Creative Voices: 2008 - How We Got Our Painted Tipi

The tipi is used for events and ceremonies on campus. Anyone can use the tipi as a quiet space of reflection, as long as they ask first and use it respectfully.

As the year’s first claps of thunder sounded overhead, the ceremony The Banff Centre had been planning for its 75th anniversary could finally commence. It was the Spring of 2008, and the campus had been slowly expanding on the side of Sleeping Buffalo Mountain, named for its gentle, round shape much like the back of a bison. To mark its anniversary, The Banff Centre wanted to honour the mountain, also known as Tunnel Mountain, and its history as Treaty 7 and traditional Blackfoot territory.

Banff Centre has always had a tipi, but at the time it was in general disrepair, old and unpainted. In order to get a new one, rich with symbolism, a traditional tipi transfer ceremony would need to be performed. Such a ceremony required several things: ownership of the tipi must be passed down to two people, typically a man and a woman, to signify the connection between generations. And the ceremony could only take place after the first thunder of the year.

Brian Caillou, the Program Director of what was then called Aboriginal Leadership and Management Development, and Janice Tanton, the Program Manager, accepted the tipi on behalf of Banff Centre. Their faces were painted by four Blackfoot elders with red ochre, as four songs — specifically written about the paintings on the tipi — were sung. Michaëlle Jean, the Governor General at the time, also attended the ceremony and had her face painted by the elders. 

“These types of traditional ceremonies reinforce the close relationships people have with their natural environment and reflect the respect we ought to show to it,” Brian Caillou wrote in an article in 2008. Taking care of a tipi represents more than taking care of the physical object, but also caring for yourself, your family, community, and the environment.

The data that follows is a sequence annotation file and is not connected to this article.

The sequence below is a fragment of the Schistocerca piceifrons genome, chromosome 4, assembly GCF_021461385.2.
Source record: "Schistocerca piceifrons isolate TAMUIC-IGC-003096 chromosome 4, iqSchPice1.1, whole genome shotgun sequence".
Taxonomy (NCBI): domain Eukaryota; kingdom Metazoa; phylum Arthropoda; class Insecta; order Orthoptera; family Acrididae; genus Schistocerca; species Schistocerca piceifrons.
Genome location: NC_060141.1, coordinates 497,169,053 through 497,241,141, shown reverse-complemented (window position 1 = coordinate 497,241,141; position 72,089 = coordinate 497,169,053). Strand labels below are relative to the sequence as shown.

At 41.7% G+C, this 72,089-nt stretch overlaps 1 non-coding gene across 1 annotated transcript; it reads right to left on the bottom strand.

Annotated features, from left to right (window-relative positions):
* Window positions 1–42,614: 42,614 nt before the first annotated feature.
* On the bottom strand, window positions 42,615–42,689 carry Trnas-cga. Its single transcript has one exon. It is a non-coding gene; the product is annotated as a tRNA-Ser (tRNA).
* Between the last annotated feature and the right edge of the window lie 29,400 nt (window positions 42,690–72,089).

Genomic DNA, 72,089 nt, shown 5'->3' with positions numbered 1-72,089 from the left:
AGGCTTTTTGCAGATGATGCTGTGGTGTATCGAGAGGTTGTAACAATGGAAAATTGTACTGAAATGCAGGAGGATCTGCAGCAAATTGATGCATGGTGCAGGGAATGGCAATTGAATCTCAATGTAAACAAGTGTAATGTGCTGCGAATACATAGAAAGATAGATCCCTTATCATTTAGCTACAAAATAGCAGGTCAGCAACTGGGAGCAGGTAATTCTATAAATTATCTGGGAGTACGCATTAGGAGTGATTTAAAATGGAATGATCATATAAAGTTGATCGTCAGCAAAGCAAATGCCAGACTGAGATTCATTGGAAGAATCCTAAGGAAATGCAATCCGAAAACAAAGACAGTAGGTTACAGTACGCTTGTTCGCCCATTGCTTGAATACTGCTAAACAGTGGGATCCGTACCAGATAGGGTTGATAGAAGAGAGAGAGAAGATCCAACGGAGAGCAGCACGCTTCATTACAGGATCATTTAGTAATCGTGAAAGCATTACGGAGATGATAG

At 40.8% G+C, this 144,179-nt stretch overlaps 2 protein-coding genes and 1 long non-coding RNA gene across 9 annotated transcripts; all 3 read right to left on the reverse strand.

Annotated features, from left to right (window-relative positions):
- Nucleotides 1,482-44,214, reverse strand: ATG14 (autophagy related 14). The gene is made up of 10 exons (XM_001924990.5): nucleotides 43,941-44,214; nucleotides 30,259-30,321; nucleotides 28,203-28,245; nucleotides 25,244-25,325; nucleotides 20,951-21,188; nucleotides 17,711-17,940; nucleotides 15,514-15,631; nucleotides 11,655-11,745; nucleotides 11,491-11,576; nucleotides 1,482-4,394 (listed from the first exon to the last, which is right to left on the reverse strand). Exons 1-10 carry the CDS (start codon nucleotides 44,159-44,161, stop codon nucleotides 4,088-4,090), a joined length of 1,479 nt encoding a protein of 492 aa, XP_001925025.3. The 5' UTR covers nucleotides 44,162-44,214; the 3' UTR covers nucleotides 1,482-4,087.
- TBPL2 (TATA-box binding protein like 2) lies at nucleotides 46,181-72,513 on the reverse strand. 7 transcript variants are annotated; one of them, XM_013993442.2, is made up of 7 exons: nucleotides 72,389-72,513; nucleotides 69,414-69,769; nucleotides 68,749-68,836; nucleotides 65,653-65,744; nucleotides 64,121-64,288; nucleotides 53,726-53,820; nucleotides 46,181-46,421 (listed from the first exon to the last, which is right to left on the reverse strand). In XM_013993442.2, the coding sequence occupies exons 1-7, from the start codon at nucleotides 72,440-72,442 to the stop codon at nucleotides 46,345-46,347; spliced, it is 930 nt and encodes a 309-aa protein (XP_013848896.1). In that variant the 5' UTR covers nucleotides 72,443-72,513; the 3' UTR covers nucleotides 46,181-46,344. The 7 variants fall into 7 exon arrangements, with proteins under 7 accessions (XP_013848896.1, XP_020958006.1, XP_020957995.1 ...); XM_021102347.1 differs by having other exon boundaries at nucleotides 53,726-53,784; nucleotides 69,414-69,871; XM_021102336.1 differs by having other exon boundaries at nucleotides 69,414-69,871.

Janice Tanton was the dreamer of the design. Painted by Blackfoot artists, the tipi is dotted around the base to represent the mountains, the community that currently lies near the foot of them, and the people who used to gather there. For almost 12,000 years, the valley was a gathering place for First Nations people, where they could trade, find medicines and participate in spiritual practices. The hot springs were known for their healing powers, while Sleeping Buffalo Mountain was climbed for vision quests. The elders still feel a strong spiritual energy here, says Caillou.

The painted buffalo not only represents the location of Banff Centre, on Sleeping Buffalo Mountain, but also the historical means of Indigenous life. The buffalo that once resided in the valley provided food and material for tools, as well as goods to trade.

“But the modern buffalo for the Indigenous people is education,” Caillou said. “It’s the perfect metaphor for what we do here.”

Finally, the painted design crowing the top of tipi signifies both the dreamworld, and the future.

Banff Centre unwraps and stores the tipi every winter. And each spring, we dutifully and proudly raise it once more. Here's a time-lapse of us doing just that, taken on Monday, May 30: